Travelling independently in China can be a challenge for those without any local language skills. Starting your visit in Shanghai, arguably the most ‘western’ of mainland Chinese cities, can lull you into a false sense of security.

There, a great many signs are in English (or at least Pinyin, the English alphabet equivalent of the characters), there are lots of expats working in the European-style restaurants and some shops and cafes have locals who possess basic communication skills.

Moving away from Shanghai, even into such renowned cities for tourists including Chengdu (home to the famed panda research base) and Xi’An, where we marvelled at the extraordinary terracotta warriors, English is a lot harder to come by.

And, when you’re looking for somewhere to eat that isn’t in the confines of one of the major hotels, you need to take a serious leap of faith. There are no English menus and even pointing at a picture is an act of optimism; does it look like chicken? Pork?

So after a morning walking around the expansive terracotta warriors museum, about an hour’s drive from the city centre of Xi’An, we were famished. Gluttonous husband suggested we ask our wonderful tour guide Stefanie (who spoke excellent English) to recommend a place for us to eat.

That seemed like a grand idea until the practicalities set in – it was hugely likely that there would be no English wherever she suggested. We ended up trying the restaurant in our hotel, the Crowne Plaza.

This is called ‘Made in Palace’. As westerners, we were greeted outside the restaurant, invited to sit and choose our dishes from an iPad app, in English. The majority of our choices seemed to revolve around meat or vegetables. There was little fish or seafood on offer. Having selected four plates and confirming with the very nice young hostess that she thought that would be enough food, we were then shown into the dining room.

And quite ‘glamorous’ it was, in an opulent Chinese style. Lots of black lacquer cabinets, upholstered chairs and statement overhead lighting made from crystals. We were asked what we’d like to drink. Greedy Girl pointed to ‘Jasmine tea’ on the list offered and also asked for some cold water.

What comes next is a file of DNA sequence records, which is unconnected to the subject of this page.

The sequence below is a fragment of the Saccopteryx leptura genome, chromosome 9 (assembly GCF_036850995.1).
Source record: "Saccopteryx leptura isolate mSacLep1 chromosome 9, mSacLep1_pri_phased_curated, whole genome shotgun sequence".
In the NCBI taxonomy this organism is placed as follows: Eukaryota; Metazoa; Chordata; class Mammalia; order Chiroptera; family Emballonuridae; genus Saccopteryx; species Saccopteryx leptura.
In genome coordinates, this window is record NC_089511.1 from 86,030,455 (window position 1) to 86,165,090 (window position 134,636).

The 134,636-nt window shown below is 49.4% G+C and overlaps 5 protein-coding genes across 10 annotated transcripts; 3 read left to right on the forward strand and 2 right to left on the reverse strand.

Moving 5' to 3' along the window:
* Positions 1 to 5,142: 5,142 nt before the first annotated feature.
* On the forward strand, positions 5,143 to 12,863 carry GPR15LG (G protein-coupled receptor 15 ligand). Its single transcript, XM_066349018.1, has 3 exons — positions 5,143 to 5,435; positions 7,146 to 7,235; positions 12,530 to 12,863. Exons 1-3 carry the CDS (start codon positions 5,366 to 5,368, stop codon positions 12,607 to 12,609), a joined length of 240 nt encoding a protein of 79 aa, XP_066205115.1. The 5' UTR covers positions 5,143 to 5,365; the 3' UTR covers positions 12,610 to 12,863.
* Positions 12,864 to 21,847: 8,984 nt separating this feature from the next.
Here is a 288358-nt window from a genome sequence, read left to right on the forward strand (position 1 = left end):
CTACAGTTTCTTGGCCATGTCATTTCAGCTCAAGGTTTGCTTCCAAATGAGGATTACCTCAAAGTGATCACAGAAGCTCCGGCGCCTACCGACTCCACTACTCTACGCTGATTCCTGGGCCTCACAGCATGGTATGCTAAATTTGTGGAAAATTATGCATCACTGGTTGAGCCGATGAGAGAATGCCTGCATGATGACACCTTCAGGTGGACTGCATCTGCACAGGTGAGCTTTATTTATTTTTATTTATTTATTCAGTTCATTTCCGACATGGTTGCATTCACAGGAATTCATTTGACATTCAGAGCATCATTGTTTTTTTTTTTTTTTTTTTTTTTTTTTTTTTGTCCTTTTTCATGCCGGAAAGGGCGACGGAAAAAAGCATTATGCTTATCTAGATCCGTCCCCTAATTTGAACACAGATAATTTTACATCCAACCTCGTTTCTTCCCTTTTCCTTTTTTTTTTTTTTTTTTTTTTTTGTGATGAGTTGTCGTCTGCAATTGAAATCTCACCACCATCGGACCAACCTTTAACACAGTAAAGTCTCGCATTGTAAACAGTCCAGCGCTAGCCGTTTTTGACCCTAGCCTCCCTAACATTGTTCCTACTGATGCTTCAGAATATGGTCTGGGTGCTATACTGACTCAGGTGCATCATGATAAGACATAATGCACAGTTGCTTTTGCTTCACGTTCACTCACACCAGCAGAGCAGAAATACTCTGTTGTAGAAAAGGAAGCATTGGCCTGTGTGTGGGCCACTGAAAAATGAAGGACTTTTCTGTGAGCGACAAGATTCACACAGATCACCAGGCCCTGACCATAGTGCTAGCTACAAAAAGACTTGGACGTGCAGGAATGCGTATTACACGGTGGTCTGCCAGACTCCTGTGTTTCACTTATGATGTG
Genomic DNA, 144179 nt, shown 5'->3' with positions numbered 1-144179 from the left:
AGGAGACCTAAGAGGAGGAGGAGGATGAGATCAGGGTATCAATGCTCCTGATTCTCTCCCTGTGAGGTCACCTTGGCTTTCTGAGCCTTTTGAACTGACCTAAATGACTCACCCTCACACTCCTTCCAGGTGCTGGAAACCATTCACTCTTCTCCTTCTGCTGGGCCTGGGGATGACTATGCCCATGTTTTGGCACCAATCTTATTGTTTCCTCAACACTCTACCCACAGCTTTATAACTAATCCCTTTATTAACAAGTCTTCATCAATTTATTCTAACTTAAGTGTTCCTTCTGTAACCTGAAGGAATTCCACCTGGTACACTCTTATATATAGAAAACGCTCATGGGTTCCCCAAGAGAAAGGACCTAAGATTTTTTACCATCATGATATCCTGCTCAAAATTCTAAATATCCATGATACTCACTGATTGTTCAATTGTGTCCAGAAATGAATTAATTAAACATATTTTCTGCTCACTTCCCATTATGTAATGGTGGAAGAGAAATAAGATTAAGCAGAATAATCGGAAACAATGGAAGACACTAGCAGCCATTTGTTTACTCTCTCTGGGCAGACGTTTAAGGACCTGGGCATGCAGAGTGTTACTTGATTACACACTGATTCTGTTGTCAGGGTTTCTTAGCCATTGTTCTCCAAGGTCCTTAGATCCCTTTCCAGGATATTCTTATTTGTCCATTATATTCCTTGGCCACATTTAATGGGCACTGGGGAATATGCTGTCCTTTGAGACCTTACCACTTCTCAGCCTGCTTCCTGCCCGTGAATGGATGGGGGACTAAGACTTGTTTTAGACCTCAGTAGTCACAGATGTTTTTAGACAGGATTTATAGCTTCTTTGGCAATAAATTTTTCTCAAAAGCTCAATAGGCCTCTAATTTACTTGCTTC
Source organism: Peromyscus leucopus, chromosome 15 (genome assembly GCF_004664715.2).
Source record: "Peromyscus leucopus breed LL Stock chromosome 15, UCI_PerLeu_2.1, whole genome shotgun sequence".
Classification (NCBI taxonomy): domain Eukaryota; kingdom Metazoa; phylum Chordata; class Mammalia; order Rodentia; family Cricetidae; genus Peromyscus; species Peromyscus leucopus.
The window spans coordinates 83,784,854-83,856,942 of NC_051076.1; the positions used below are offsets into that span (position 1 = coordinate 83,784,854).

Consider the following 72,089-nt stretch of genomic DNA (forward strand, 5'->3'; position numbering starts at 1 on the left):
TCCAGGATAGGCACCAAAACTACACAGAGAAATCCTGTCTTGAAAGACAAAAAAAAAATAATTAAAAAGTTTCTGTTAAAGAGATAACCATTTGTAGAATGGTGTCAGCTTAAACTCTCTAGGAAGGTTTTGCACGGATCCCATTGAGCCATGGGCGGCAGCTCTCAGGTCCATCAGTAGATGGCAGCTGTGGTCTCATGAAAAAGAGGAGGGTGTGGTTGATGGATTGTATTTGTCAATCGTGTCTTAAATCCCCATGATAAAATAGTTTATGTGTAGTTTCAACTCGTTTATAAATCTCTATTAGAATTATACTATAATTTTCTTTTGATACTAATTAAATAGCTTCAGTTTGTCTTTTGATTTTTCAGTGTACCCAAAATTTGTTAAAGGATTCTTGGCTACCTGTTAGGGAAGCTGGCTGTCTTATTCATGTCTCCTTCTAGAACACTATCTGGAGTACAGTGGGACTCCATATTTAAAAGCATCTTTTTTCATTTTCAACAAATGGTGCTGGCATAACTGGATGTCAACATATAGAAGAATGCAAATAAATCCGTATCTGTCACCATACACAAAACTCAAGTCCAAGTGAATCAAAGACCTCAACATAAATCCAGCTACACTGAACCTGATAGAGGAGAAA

The staff here spoke a little English but, as is the case we’ve found mostly on this tour through China, very few people actually understand English. Greedy Girl should acknowledge that perhaps the Australian accent is not particularly easy for the locals but …

As we waited for our dishes, one glass of Jasmine tea was produced and one glass of iced water. Greedy Girl mimed a request for two of each. A smile and a nod. All good.

The food here was nicely presented. First up were a local take on mini burgers. Essentially this was soft pulled pork in a bun or ‘bao’. We’ve eaten this style of bun many times and usually they’re quite soft. These were much harder and reasonably crunchy, although the filling was quite nice and moist. We ate all the filling, but left much of the bun on the plate.

Lunch in Xi'An China

The pulled pork ‘mini burgers’

Next, our noodles with pork and vegetables arrived (pictured at the top of this post). We’d already communicated we didn’t want the dish to be too spicy and the chef did us proud.

We’d already been told by Stefanie that because the northern parts of China didn’t have enough water to grow rice, noodles were more of a staple. These noodles were quite broad, almost like a pappardelle and the combination of vegetables (including spinach, bean shoots and spring onions) were all cooked really well. The broth was delicious – deep reddish-brown with a subtle spicy kick.

Our other dishes turned up in quick succession. First were some fried dumplings made from leek and garlic chives. After they’d cooled down slightly they were quite tasty but Greedy Girl much prefers steamed dumplings.

Lunch in Xi'An China

Leek and garlic fried dumplings

Finally, we had their take on a pork spring roll. The mixture in these crispy little parcels was yummy; while they were the last plate to arrive, we finished them first.

Lunch in Xi'An China

Pork rolls

And we were done, quite full and content. We motioned for the bill; gluttonous husband took a look at it and burst out laughing. The most expensive element of our feast was – wait for it – the tea. That worked out to be around A$12 per cup, while the leek dumplings were about A$4 and the other three plates A$10 each.

Oh well, when in Xi’An.

We’d liked to have been much more adventurous with our food but it’s very hard without a local to help break through the language barrier. We found the same in Chengdu where we went walking through the ancient laneways and tried to avoid anything that looked like a tourist trap.

The moral of the story – befriend a local who can steer you in the right direction.

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